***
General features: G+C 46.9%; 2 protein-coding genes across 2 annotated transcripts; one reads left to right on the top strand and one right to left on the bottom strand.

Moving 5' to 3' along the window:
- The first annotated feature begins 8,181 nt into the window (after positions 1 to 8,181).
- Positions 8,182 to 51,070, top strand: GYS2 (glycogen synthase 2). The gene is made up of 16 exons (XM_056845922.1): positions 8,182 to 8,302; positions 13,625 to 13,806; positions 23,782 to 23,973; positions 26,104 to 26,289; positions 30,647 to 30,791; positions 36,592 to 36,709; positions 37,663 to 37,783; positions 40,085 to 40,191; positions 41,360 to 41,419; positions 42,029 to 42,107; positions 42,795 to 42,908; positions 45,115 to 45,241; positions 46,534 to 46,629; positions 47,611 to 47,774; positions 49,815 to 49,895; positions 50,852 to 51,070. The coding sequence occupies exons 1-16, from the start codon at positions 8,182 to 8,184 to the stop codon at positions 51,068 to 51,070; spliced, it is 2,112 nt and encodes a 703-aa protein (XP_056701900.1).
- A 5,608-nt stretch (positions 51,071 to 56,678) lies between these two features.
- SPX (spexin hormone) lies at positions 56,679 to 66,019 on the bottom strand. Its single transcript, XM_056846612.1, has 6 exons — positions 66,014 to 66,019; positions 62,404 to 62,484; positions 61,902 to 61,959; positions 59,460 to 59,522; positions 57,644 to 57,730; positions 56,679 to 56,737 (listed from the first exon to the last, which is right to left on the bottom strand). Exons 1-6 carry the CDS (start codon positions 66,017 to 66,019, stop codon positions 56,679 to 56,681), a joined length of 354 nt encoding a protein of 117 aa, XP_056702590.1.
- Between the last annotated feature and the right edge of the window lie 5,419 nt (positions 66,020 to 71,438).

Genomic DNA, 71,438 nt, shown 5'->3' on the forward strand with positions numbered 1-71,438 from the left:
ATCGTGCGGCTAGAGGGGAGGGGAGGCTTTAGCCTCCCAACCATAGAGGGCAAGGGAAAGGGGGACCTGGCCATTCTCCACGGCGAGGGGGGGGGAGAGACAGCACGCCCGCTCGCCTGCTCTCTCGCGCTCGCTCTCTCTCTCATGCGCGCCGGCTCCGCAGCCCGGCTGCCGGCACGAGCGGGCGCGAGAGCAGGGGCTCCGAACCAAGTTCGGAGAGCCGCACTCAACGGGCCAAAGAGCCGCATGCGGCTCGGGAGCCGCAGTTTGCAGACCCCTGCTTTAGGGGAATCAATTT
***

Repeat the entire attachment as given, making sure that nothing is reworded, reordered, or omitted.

General features: G+C 46.9%; 2 protein-coding genes across 2 annotated transcripts; one reads left to right on the top strand and one right to left on the bottom strand.

Moving 5' to 3' along the window:
- The first annotated feature begins 8,181 nt into the window (after positions 1 to 8,181).
- Positions 8,182 to 51,070, top strand: GYS2 (glycogen synthase 2). The gene is made up of 16 exons (XM_056845922.1): positions 8,182 to 8,302; positions 13,625 to 13,806; positions 23,782 to 23,973; positions 26,104 to 26,289; positions 30,647 to 30,791; positions 36,592 to 36,709; positions 37,663 to 37,783; positions 40,085 to 40,191; positions 41,360 to 41,419; positions 42,029 to 42,107; positions 42,795 to 42,908; positions 45,115 to 45,241; positions 46,534 to 46,629; positions 47,611 to 47,774; positions 49,815 to 49,895; positions 50,852 to 51,070. The coding sequence occupies exons 1-16, from the start codon at positions 8,182 to 8,184 to the stop codon at positions 51,068 to 51,070; spliced, it is 2,112 nt and encodes a 703-aa protein (XP_056701900.1).
- A 5,608-nt stretch (positions 51,071 to 56,678) lies between these two features.
- SPX (spexin hormone) lies at positions 56,679 to 66,019 on the bottom strand. Its single transcript, XM_056846612.1, has 6 exons — positions 66,014 to 66,019; positions 62,404 to 62,484; positions 61,902 to 61,959; positions 59,460 to 59,522; positions 57,644 to 57,730; positions 56,679 to 56,737 (listed from the first exon to the last, which is right to left on the bottom strand). Exons 1-6 carry the CDS (start codon positions 66,017 to 66,019, stop codon positions 56,679 to 56,681), a joined length of 354 nt encoding a protein of 117 aa, XP_056702590.1.
- Between the last annotated feature and the right edge of the window lie 5,419 nt (positions 66,020 to 71,438).

Genomic DNA, 71,438 nt, shown 5'->3' on the forward strand with positions numbered 1-71,438 from the left:
ATCGTGCGGCTAGAGGGGAGGGGAGGCTTTAGCCTCCCAACCATAGAGGGCAAGGGAAAGGGGGACCTGGCCATTCTCCACGGCGAGGGGGGGGGAGAGACAGCACGCCCGCTCGCCTGCTCTCTCGCGCTCGCTCTCTCTCTCATGCGCGCCGGCTCCGCAGCCCGGCTGCCGGCACGAGCGGGCGCGAGAGCAGGGGCTCCGAACCAAGTTCGGAGAGCCGCACTCAACGGGCCAAAGAGCCGCATGCGGCTCGGGAGCCGCAGTTTGCAGACCCCTGCTTTAGGGGAATCAATTT